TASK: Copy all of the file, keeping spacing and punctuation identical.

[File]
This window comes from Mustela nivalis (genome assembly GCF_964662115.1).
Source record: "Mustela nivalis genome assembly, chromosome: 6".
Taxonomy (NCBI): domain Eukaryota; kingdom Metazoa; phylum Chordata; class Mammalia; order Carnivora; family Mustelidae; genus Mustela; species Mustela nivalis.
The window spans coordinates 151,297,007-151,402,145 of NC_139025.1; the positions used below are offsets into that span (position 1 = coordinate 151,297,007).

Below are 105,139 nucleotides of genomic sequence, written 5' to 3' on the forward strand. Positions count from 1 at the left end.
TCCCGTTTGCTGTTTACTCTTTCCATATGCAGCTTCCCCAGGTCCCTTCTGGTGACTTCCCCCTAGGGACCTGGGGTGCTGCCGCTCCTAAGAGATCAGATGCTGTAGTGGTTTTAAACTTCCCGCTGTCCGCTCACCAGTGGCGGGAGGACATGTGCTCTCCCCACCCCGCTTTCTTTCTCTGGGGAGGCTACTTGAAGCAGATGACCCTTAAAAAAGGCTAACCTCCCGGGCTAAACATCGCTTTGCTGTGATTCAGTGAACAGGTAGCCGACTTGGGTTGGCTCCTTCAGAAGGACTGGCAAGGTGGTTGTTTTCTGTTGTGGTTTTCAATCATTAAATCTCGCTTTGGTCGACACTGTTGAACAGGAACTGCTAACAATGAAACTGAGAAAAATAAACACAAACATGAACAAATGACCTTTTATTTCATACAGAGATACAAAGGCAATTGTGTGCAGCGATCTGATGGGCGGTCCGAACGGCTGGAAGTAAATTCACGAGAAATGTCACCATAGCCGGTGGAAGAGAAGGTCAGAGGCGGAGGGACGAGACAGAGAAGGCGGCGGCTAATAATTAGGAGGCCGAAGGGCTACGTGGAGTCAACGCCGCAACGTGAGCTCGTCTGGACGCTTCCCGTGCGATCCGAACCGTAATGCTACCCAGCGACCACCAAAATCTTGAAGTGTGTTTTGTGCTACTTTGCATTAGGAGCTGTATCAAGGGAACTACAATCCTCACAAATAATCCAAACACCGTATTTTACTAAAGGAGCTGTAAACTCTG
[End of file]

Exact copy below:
This window comes from Mustela nivalis (genome assembly GCF_964662115.1).
Source record: "Mustela nivalis genome assembly, chromosome: 6".
Taxonomy (NCBI): domain Eukaryota; kingdom Metazoa; phylum Chordata; class Mammalia; order Carnivora; family Mustelidae; genus Mustela; species Mustela nivalis.
The window spans coordinates 151,297,007-151,402,145 of NC_139025.1; the positions used below are offsets into that span (position 1 = coordinate 151,297,007).

Below are 105,139 nucleotides of genomic sequence, written 5' to 3' on the forward strand. Positions count from 1 at the left end.
TCCCGTTTGCTGTTTACTCTTTCCATATGCAGCTTCCCCAGGTCCCTTCTGGTGACTTCCCCCTAGGGACCTGGGGTGCTGCCGCTCCTAAGAGATCAGATGCTGTAGTGGTTTTAAACTTCCCGCTGTCCGCTCACCAGTGGCGGGAGGACATGTGCTCTCCCCACCCCGCTTTCTTTCTCTGGGGAGGCTACTTGAAGCAGATGACCCTTAAAAAAGGCTAACCTCCCGGGCTAAACATCGCTTTGCTGTGATTCAGTGAACAGGTAGCCGACTTGGGTTGGCTCCTTCAGAAGGACTGGCAAGGTGGTTGTTTTCTGTTGTGGTTTTCAATCATTAAATCTCGCTTTGGTCGACACTGTTGAACAGGAACTGCTAACAATGAAACTGAGAAAAATAAACACAAACATGAACAAATGACCTTTTATTTCATACAGAGATACAAAGGCAATTGTGTGCAGCGATCTGATGGGCGGTCCGAACGGCTGGAAGTAAATTCACGAGAAATGTCACCATAGCCGGTGGAAGAGAAGGTCAGAGGCGGAGGGACGAGACAGAGAAGGCGGCGGCTAATAATTAGGAGGCCGAAGGGCTACGTGGAGTCAACGCCGCAACGTGAGCTCGTCTGGACGCTTCCCGTGCGATCCGAACCGTAATGCTACCCAGCGACCACCAAAATCTTGAAGTGTGTTTTGTGCTACTTTGCATTAGGAGCTGTATCAAGGGAACTACAATCCTCACAAATAATCCAAACACCGTATTTTACTAAAGGAGCTGTAAACTCTG